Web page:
Liturgical Bible Study Guide: 26th Sunday in Ordinary Time Cycle B

26th-Sunday-in-Ordinary-Time
Christian Affirmations and Personalized Bible Scriptures

Gospel

The 24th Sunday in Ordinary Time (2 weeks ago) Gospel reading contained the first of three instructions to the apostles: “If you are to be a follower of Jesus you must deny yourself, take up your cross and follow in His footsteps.”

Last week we heard the second instruction: “If you wish to be a leader, you must remain humble and be the servant of all.”

This week we continue with this second instruction

First Reading

The book of Numbers is a narrative account running from the 2nd year after the Israelites left Egypt up to almost the end of Moses’ life: a total of about 39 years’ wandering in the wilderness. It takes its name in the Hebrew Bible from bammidbar (which means “in the wilderness”). The Greek translation (the Septuagint) however, calls it “Numbers,” and the Latin follows suit. The title “Numbers” is really less than satisfactory, because the counting of the people doesn’t take up much of the book. The book is really a history of the main events of the wanderings in the desert.

The book begins with God’s express command to Moses to make a census of the people (thus, Numbers). The effect of this census shows that God has indeed kept His promise to Abraham (Genesis 22:17) “I will indeed bless you, and I will make your descendents as countless as the stars of the sky and the sands of the seashore: your descendents shall take possession of the gates of their enemies”. The 70 member family of Jacob which had entered Egypt, now, some 450 years later, numbers around 600,000.

The Book of Numbers divides into 3 parts:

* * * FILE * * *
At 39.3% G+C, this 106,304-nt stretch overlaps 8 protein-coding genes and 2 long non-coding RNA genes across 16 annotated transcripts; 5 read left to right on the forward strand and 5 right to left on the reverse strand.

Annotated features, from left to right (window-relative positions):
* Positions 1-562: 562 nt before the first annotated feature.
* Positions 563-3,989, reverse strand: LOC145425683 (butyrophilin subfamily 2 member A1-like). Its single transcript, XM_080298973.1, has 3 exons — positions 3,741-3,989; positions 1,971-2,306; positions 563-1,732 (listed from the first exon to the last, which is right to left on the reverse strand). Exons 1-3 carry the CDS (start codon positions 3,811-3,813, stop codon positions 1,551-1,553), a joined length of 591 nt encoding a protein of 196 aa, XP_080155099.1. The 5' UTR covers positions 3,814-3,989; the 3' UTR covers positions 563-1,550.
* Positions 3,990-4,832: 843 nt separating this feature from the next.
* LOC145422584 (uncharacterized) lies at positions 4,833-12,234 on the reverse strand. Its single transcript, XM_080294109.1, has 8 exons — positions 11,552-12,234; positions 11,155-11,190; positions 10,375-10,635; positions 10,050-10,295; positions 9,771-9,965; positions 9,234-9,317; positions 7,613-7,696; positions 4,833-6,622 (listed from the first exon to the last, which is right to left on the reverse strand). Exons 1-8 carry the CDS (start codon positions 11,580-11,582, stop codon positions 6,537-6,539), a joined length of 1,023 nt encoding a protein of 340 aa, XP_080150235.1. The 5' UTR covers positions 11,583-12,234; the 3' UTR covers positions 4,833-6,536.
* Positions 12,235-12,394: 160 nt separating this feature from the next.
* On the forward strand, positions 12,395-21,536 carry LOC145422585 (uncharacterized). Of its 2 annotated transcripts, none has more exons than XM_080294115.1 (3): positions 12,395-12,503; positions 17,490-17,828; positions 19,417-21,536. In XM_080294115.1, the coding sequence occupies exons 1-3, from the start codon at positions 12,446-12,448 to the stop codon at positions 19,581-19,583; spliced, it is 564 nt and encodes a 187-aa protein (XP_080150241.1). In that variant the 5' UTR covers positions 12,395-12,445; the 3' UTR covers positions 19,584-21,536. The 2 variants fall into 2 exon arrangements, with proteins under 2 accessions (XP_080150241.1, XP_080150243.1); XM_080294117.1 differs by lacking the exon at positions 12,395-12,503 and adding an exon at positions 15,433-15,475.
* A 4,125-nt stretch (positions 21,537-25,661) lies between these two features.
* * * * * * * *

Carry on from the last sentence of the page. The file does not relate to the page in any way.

1) In Sinai (chapters 1-9);
2) The Journey Through the Wilderness (chapters 10-21); and
3) On the Plains of Moab (chapters 22-36).

Today’s reading comes from the account of the journey through the wilderness. About 11 months after they arrived at Sinai, the Israelites broke camp and set out on their journey to the promised land, carrying the Ark of the Covenant and the Tabernacle (a tent) and the associated ritual vessels and vestments. As usual, some of the voyagers are grumbling about the food. Moses becomes frustrated and talks with God about it: “‘Why do you treat your servant so badly?’ Moses asked the LORD. ‘Why are you so displeased with me that you burden me with all this people? Was it I who conceived all this people? or was it I who gave them birth, that you tell me to carry them at my bosom, like a foster father carrying an infant, to the land you have promised under oath to their fathers? Where can I get meat to give to all this people? For they are crying to me, ‘Give us meat for our food.’ I cannot carry all this people by myself, for they are too heavy for me. If this is the way you will deal with me, then please do me the favor of killing me at once, so that I need no longer face this distress’” (Numbers 11:11-15). God told Moses to gather 70 elders and that He would spread the burden of the people among them so Moses would only have to bear a portion. Moses gathered the 70 around the meeting tent.

Second Reading

This week we complete our study of the Epistle of James in this cycle. In fact, the Sunday readings won’t contain James again until the 3rd Sunday of Advent in Cycle A. The main purpose of this epistle is the teaching of morality and self-discipline. The sacred writer speaks with great severity, not mincing his words, in order to make people see that actions of the kind he condemns are incompatible with the profession of the Christian faith.

In today’s reading the author again criticizes the sins the well-to-do. He reproves their pride, vanity and greed and their pleasure seeking; warning them that the judgment of God is near at hand.

People who are well-to-do should use their resources in the service of others. In this connection, the Church teaches that “They have a moral obligation not to keep capital 3 unproductive and, in making investments, to think first of the common good. … The right to private property is inconceivable without responsibilities to the common good. It is subordinated to the higher principle which states that goods are meant for all” [Sacred Congregation for the Doctrine of Faith (22 March 1986), Libertatis conscientia, 87].

 

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